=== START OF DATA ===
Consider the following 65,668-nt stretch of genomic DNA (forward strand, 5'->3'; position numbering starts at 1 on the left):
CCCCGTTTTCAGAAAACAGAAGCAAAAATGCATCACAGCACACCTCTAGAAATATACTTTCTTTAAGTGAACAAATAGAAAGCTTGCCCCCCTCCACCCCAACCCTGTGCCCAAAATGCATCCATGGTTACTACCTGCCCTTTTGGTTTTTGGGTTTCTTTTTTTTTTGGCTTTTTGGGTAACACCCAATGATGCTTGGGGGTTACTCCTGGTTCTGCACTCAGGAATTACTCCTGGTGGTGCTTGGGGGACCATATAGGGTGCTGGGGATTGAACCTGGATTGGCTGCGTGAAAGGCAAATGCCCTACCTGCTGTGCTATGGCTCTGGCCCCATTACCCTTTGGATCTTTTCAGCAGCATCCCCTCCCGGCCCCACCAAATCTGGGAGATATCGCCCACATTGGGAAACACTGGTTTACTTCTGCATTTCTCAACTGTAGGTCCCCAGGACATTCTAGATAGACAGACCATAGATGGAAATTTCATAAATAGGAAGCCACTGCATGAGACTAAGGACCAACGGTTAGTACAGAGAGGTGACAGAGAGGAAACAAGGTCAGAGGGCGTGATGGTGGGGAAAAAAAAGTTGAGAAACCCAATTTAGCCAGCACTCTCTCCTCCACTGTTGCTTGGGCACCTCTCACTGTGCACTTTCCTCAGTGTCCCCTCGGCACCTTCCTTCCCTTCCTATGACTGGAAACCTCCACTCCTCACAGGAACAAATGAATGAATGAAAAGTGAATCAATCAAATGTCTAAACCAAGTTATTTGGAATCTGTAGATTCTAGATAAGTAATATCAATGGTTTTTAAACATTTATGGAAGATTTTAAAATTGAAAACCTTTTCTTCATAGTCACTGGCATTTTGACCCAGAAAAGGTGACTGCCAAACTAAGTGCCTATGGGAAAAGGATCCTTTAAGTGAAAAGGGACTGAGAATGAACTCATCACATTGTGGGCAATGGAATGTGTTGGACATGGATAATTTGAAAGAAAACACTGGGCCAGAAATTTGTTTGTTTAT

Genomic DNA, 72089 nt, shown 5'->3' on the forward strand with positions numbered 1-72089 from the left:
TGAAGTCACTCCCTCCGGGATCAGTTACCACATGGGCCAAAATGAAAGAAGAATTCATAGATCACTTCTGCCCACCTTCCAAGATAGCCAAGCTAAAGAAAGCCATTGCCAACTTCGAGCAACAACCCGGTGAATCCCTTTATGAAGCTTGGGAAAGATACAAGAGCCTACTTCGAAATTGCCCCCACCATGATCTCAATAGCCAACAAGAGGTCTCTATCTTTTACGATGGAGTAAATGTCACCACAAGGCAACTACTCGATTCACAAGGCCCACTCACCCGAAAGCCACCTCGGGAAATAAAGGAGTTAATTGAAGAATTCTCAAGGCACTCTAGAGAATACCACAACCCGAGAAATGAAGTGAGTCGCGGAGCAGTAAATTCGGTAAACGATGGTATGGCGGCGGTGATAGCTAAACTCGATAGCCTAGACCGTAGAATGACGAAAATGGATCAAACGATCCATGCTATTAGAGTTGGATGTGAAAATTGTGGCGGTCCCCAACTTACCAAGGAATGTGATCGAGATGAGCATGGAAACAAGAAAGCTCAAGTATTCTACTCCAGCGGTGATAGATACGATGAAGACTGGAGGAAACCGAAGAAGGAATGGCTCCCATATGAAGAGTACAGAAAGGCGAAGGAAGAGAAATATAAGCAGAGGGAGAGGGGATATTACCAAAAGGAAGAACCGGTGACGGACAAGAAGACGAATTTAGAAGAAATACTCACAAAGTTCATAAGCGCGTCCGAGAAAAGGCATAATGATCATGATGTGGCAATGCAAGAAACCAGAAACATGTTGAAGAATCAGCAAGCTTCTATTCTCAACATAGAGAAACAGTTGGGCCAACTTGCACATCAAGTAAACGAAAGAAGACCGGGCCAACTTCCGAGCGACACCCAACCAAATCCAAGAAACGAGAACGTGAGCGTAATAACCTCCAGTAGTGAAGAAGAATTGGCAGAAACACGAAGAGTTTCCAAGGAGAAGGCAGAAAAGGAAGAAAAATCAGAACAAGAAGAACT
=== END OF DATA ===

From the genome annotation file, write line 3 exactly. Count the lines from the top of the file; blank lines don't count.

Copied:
Genomic DNA, 72089 nt, shown 5'->3' on the forward strand with positions numbered 1-72089 from the left: